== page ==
Botulinum toxin, commonly known as Botox, is a potent substance derived from bacteria. The toxin can cause fatal muscle paralysis but, in small doses, has cosmetic uses to relax wrinkles, or medical uses, such as relieving muscle spasticity in patients who have had a stroke.…
What is rhinoplasty?
Rhinoplasty is surgery that is performed to reshape or repair the outer appearance of the nose. It is commonly known as a 'nose job'. It is performed by a trained surgeon, generally with the patient under general anesthesia.
Reasons for procedure
Rhinoplasty can be performed for the following reasons:
- Cosmetic reasons - where the appearance of the nose may cause low self-esteem and difficulties with socialization, and;
- Medical reasons - where there are breathing difficulties caused by nasal deformities.
Rhinoplasty can help address the following issues:
- Change the size of the nose;
- Re-shape the nose to reduce visible humps on the bridge of the nose, or the appearance of a crooked nose;
- Change the angle of the nose, so it does not appear too sharp or flat;
- Change nostril size and symmetry if the nostrils are too large or uneven, and;
- Reshape the tip of the nose, if it is too large, hooked or upturned.
Types of procedures
Rhinoplasty can be performed in several ways. There are two common types of rhinoplasty:
- Closed rhinoplasty, which involves operating through the nostrils, leaving no visible scars on the outside, and;
- Open rhinoplasty, which involves making a small incision underneath the tip of the nose.
Occasionally, rhinoplasty may be combined with other procedures, such as a facelift or correcting a deviated nasal septum, depending on the reason for the surgery.
It is typically performed by an ear, nose and throat (ENT) or plastic surgeon. Your surgeon will be able to discuss which type of procedure would best suit you. Closed rhinoplasty causes less scarring and less swelling, which may lead to a faster recovery time, while open rhinoplasty can allow for more complex repairs.
It is important to note that there are limits to the changes that can be achieved in the size and shape of the nose. Before embarking on this procedure, ask your surgeon about its likely outcome. Commonly, photographs of your nose may be taken before your procedure, which helps your surgeon plan for the surgery and demonstrate its outcomes.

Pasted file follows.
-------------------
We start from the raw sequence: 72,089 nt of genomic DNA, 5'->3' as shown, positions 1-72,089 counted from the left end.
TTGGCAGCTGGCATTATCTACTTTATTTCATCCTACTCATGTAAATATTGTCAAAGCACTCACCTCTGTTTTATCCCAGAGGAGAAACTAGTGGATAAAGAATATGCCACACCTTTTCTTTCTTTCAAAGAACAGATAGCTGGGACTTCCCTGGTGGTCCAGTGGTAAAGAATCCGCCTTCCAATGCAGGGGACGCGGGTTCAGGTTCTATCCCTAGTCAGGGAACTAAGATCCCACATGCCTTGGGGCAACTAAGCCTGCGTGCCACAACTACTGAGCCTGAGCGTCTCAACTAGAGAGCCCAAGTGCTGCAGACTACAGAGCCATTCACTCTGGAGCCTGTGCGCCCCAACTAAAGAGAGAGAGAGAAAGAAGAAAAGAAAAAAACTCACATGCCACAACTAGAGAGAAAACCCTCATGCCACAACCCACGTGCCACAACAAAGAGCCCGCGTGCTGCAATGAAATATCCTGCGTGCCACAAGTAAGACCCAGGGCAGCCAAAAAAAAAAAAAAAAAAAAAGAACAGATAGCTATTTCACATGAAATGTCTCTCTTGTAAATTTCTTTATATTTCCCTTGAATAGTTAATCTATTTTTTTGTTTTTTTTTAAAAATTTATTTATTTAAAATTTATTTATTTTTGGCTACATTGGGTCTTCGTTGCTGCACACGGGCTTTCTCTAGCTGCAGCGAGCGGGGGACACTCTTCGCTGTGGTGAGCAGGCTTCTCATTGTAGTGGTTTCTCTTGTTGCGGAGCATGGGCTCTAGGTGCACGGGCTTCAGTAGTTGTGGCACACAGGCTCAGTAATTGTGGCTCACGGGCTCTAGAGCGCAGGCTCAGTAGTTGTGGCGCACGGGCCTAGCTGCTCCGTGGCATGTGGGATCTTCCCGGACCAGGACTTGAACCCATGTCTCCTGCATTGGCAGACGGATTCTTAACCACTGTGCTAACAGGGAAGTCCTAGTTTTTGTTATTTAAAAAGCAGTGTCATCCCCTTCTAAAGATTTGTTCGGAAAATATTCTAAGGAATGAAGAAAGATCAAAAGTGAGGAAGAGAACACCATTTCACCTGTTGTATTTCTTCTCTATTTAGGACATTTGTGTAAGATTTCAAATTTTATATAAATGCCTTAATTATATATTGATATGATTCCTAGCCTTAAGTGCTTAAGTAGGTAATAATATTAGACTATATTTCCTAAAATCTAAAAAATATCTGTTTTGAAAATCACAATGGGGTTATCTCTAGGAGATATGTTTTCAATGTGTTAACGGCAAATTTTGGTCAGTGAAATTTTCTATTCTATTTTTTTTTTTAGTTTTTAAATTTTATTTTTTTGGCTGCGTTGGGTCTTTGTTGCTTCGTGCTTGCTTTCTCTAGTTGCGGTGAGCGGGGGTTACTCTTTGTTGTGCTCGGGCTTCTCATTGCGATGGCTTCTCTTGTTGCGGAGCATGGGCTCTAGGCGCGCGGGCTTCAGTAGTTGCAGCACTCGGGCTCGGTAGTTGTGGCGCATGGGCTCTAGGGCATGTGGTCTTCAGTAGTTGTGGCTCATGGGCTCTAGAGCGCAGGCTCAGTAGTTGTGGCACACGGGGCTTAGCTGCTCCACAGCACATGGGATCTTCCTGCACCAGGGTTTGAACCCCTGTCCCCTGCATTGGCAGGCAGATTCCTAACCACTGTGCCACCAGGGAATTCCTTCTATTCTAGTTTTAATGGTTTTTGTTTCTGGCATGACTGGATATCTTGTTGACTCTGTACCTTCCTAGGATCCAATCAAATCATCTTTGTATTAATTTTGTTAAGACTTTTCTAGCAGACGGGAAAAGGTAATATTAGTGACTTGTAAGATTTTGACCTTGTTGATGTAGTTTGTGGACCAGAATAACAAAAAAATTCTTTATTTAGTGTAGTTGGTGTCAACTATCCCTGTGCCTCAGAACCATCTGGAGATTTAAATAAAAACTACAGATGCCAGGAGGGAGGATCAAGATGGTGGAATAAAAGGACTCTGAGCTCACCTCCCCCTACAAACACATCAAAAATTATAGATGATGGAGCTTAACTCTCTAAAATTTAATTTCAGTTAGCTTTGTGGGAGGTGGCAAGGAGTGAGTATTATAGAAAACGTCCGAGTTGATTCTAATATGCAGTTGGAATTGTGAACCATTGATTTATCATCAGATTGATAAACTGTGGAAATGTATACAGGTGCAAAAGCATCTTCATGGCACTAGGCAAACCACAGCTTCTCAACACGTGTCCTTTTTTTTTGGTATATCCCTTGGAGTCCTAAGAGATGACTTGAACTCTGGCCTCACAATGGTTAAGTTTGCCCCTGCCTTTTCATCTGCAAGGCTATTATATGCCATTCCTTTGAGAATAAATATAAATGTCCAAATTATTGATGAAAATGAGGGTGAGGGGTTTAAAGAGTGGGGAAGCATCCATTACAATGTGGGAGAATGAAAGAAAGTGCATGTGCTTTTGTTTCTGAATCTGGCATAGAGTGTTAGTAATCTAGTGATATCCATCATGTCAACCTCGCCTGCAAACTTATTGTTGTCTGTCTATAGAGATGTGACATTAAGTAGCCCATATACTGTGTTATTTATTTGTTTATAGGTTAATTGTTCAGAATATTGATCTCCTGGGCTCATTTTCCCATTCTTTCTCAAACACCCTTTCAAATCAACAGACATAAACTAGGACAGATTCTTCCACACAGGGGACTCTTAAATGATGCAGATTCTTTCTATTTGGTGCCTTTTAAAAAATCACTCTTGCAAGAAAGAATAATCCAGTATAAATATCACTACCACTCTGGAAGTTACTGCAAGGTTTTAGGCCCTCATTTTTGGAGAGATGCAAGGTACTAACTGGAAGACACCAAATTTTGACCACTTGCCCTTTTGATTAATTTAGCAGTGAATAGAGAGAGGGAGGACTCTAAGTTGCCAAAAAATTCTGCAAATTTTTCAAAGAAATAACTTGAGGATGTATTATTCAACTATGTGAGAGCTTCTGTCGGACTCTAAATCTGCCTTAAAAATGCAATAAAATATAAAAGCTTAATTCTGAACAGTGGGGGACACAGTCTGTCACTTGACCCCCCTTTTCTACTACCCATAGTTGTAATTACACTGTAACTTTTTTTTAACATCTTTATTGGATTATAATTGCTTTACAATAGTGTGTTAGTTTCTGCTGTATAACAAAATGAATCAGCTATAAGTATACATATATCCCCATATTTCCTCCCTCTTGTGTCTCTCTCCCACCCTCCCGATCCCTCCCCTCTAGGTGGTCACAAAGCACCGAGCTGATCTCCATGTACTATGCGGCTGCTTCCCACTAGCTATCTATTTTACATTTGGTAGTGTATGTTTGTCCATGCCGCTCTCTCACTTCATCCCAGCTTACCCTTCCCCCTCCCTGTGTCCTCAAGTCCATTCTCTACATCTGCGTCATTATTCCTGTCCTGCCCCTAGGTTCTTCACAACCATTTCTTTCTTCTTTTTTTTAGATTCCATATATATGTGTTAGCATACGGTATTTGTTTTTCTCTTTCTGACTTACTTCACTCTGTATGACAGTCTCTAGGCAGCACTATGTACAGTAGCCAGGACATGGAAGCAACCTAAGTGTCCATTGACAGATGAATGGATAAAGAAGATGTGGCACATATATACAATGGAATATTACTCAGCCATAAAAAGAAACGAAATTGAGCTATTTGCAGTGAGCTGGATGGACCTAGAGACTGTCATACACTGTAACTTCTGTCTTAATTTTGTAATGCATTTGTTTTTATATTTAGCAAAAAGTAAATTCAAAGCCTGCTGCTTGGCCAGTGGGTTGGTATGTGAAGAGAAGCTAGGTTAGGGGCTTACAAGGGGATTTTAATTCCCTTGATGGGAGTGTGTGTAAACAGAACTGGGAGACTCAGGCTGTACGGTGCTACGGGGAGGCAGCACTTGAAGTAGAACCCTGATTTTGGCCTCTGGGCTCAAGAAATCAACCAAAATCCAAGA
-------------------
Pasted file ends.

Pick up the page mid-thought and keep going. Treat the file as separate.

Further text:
What happens during the procedure?
Rhinoplasty is generally performed in a hospital, commonly under general anesthesia. Your surgeon will make an incision either within your nostril or under the tip of the nose, depending on the type of procedure. Through the incision, the surgeon will carefully reshape the bones and cartilage to produce the desired outcome.
Occasionally, additional soft tissue, such as cartilage, may be taken from other sites in the body to help reconstruct the nose. This is typically done if there is insufficient soft tissue in the nose for the desired outcome. If this is necessary, your surgeon will discuss the procedure with you prior to surgery.
At the end of the procedure, wound dressings will be placed in and on your nose. Occasionally, soft protective plastic splints are temporarily placed within the nose to keep the soft tissues aligned until the nose is sufficiently healed. The surgery usually takes 1-2 hours, but may take longer depending on the complexity of the procedure.
What happens after the procedure?
Once you have recovered from your anesthetic, you may be allowed to return home, or may need to stay in the hospital, usually for a few days. This usually depends on the complexity of the surgery and your surgeon's preferences.
While some dressings may be removed immediately after the procedure, others will generally need to be kept in place until you revisit your doctor in the following weeks.
After the surgery you may experience pain and swelling in your nose and face. Headache is also quite common. You will usually be given pain-relief medications to help manage the pain.
You will commonly have dressings in and on your nose. These may make breathing uncomfortable; however, the dressings within your nose are usually removed before you are sent home, or within a few days of the procedure, once any bleeding has ceased. The dressings on the nose are left until you see your doctor over the following weeks. These help reduce swelling and provide support to the nose while it heals. Recovery takes several weeks. Swelling and numbness may persist in the tip of the nose for months and you may not be able to see the final results for several months.
It is important to follow the self-care instructions given by your doctor following surgery. These often include:
- Keeping your wounds clean;
- Avoiding blowing your nose unless you really have to, in which case be sure to blow gently;
- Reporting any major bleeding or pain to your surgeon;
- Avoiding hot food and drinks for the first few weeks, as they can make bleeding worse;
- Avoiding contact sports, and;
- Making follow-up appointments to have your doctor remove bandages or check your progress.
Potential complications with rhinoplasty include:
- Bleeding and bruising;
- Breathing issues;
- Reduced sensation at the tip of the nose;
- Scarring, and;
- Unhappiness with the new look of your nose. You may need further surgery to repair these problems.
Smokers are at a higher risk of complications during surgery, so if you are a smoker you may wish to quit smoking.
There is an option for non-surgical rhinoplasty, using injectable fillers (synthetic compounds similar to soft tissues in the nose) to reshape the nose by filling sunken areas on it, lifting its tip and/or smoothing bumps on its bridge. This can be performed in a clinic by an experienced health professional. However, it is not suitable for every person considering rhinoplasty. It may be worth discussing this option with your surgeon prior to any treatment.